Because doctors send out a boomerang every little while that strikes back. The most recent is attempting to force state medicine. It shows obvious, even to lay minds, that if regular medicine were all it assumes to be, there would be no other system of healing necessary. To keep the ranks as thin as possible, students must be selected, and entrance to the profession made as impossible as it can be made, so that only young men of leisure and wealth, or of special favor, may enter. This bars many men of strong ideals and inventive imagination and original thought. As the practice of healing requires as much of art as of science, and as long college training kills the art faculties, our present plan of making doctors ends in the construction of a very complicated human machine that has no more independent mental action than the mechanical jumping-jack. This result, however, is exactly as the heads of the profession desire. That is, they think they do; but, being mechanical human machines themselves, they desire the rubber, the elasticity, the fluidity, the adjustability, taken out of students; and they have almost accomplished their desire. The result is that the average medical man is as incapable of making an independent movement as a mechanical toy. A pronounced type of one of these products, engaged in writing health articles, signs his name with an appendage, and often adds the name of his college mother; which, of course, is as it should be, for such a callow olive branch should not get far from his mother's apron string. Raising the educational standard, and making what the schools teach so obscure that students cannot pass examinations, impresses members of collateral professions and sciences with the idea that modern medicine is becoming worthy of all it claims. To make this belief doubly sure, the state and national governments--two automatic entities--lend the power of their influences; all of which influences go far to imperialize medical power; then, when the liberty-loving people feel the autocratic medical power, it turns their former respect into hate. The effort today is to make college professors out of college men who have great learning, but no practical experience. As well undertake to make an expert carpenter without tools. Knowledge wedded to experience builds wisdom.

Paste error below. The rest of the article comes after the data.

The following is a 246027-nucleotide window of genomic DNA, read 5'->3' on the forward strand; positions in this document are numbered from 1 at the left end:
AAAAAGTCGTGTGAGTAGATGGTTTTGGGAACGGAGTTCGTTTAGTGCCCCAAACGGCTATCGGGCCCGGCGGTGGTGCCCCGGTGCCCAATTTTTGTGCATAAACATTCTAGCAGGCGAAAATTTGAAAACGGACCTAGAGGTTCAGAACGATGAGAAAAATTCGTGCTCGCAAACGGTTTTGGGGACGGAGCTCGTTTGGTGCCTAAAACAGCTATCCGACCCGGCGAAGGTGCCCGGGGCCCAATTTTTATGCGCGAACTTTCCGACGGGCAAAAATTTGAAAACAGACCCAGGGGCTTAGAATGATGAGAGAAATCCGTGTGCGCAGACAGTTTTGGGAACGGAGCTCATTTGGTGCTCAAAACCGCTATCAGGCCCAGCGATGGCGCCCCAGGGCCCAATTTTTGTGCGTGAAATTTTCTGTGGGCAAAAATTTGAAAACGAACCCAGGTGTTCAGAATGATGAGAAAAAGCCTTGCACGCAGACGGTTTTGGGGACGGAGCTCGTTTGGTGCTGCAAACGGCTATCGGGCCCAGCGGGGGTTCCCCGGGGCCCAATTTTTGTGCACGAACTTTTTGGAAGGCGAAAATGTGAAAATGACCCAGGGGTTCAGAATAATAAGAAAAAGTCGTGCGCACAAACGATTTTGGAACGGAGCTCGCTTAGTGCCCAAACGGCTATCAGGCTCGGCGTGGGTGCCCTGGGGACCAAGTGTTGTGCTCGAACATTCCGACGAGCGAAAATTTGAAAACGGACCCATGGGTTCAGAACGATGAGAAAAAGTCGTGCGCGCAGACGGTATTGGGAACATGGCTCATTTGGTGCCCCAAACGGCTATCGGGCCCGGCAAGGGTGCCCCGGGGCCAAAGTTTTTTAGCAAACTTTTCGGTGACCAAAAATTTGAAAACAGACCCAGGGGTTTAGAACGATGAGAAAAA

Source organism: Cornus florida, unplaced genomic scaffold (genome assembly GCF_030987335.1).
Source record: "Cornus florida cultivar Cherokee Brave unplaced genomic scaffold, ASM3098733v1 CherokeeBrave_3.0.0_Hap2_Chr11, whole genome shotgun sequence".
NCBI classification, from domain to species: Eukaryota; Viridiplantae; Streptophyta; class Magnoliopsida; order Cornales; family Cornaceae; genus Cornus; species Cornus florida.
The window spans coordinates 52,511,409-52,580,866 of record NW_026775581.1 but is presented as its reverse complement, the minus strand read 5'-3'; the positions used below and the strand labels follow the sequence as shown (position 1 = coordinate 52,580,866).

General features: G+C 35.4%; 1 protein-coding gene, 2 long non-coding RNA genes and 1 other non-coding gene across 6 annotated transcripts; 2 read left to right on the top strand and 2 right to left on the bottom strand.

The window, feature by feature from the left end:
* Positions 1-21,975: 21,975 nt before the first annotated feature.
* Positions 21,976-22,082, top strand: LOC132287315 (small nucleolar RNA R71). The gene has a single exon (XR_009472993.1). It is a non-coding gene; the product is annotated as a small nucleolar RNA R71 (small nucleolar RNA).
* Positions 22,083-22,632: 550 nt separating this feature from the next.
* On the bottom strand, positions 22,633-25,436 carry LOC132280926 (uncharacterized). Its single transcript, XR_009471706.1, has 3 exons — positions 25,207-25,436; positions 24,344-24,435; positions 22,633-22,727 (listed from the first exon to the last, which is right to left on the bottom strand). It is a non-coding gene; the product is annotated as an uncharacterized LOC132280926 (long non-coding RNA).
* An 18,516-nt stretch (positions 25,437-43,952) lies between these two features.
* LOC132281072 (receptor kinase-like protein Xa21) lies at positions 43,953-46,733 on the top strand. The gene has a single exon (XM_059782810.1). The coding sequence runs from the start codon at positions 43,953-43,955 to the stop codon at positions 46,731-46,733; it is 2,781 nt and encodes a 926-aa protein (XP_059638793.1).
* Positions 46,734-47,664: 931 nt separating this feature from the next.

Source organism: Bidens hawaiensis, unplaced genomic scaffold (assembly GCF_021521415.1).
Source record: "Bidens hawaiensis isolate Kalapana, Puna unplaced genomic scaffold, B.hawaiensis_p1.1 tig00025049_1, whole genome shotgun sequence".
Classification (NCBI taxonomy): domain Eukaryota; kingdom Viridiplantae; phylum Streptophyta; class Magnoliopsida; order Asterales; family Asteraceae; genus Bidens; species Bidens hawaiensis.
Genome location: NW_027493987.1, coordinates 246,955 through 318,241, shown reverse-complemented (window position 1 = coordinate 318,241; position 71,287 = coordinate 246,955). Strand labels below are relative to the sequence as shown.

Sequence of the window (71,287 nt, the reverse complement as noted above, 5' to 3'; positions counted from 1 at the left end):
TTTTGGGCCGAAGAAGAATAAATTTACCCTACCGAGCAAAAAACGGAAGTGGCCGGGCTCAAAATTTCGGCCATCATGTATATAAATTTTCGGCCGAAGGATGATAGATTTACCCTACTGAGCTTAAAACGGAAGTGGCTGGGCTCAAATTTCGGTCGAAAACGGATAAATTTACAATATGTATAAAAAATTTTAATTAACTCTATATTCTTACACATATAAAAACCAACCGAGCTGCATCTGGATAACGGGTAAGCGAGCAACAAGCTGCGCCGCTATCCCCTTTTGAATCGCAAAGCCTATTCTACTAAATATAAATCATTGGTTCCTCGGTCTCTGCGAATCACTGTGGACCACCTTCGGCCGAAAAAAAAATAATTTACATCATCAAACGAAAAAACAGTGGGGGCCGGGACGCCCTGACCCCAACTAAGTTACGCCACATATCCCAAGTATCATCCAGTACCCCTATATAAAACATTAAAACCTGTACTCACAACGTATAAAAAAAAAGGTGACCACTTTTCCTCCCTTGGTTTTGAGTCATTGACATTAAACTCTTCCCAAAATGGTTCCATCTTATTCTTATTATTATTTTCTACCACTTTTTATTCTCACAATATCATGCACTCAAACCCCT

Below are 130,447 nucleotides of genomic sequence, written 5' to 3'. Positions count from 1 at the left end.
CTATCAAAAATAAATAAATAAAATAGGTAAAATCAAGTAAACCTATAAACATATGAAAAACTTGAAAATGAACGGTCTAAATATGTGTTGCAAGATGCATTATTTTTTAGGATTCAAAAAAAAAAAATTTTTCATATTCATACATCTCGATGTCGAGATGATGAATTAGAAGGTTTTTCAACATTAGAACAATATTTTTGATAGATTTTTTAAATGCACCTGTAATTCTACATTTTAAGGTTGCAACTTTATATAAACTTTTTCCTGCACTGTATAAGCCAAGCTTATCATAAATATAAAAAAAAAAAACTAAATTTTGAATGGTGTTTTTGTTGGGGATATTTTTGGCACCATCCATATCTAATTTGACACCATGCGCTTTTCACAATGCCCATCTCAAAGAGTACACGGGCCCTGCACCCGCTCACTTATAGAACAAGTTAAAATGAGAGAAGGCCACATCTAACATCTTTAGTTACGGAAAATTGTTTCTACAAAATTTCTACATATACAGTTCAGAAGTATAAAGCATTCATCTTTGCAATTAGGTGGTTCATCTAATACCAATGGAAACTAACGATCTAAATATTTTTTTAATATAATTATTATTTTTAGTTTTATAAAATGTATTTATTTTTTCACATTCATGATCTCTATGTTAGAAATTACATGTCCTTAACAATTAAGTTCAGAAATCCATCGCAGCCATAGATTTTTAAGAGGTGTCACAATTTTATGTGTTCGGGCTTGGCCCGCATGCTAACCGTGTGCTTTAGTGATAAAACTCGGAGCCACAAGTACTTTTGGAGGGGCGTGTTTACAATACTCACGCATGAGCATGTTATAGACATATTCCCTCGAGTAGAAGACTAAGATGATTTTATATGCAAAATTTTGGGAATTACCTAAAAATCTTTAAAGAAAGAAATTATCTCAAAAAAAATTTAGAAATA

Franklin said: "God heals; the doctors take the fee." He was not a physician; he was a philosopher. The philosophers know that doctors cannot cure anything--doctors have no curing power. Why is it that people cannot get that idea? If philosophers in all ages have known that truth, maybe I am not far wrong in saying that there is no therapeutics--no curing influence--outside the animal organism. It is preposterous to say that something can be taken internally or put on the outside of the body that will cure.

Optimistic suggestions are good, and may help the sick to health by imparting hope. Anything that makes people hopeful is curative, but the cure is within the individual.

Dryden said:

"The first physicians by debauch were made;

Excess began, and sloths sustained the trade."

Swift said:

"The best doctors are Doctor Diet, Doctor Quiet, and Doctor Merryman."

The immortal Holmes said:

"Folks want their doctors moldy, like their cheese."

The mold need not be from age so much as from lack of use. Holmes was ostracized in 1844 for advocating what the medical fledglings at this writing are discovering in France; namely, that wounds heal when left open--when clean, not medicated!

Heroes, chiefs, gifted men, enthusiasts--the giant minds among tribes and peoples--were named gods, and they were the first physicians. They were recognized as gods; they were worshiped by the simple-minded and those who knew nothing; and the big men administered to them as best they could.

There seems to be a disposition in man to worship anything which he does not understand. That is why individualistic men had, and still have, healing powers. That is why people who think they are enlightened still take drugs. That is why some of our learned medical fledglings, who know how to warble the word "quack" before they can even think, will automatically write a prescription calling for strychnin to be given to a case of infantile paralysis. As well give the remedy to a dead man! Superstition, your other name is modern medicine! Any school of healing, system, creed, faith, pretention, assumption, or declaration, founded on the usual fallacies, and offering cures that do not put those needing them to the trouble of correcting bad habits, proclaimed vehemently enough, can build a following of humanity who will declare their faith in the system.

Every faking system of cure must be accompanied by "sounding brass and tinkling cymbal," and the drawing part of the fakery must be the successful pretentions to charity.

To save the people--for the good of the people--is the strongest card in the hand that is stacked against the people. Nothing can succeed in faking the people that is not run in the name of charity or for the good of the people.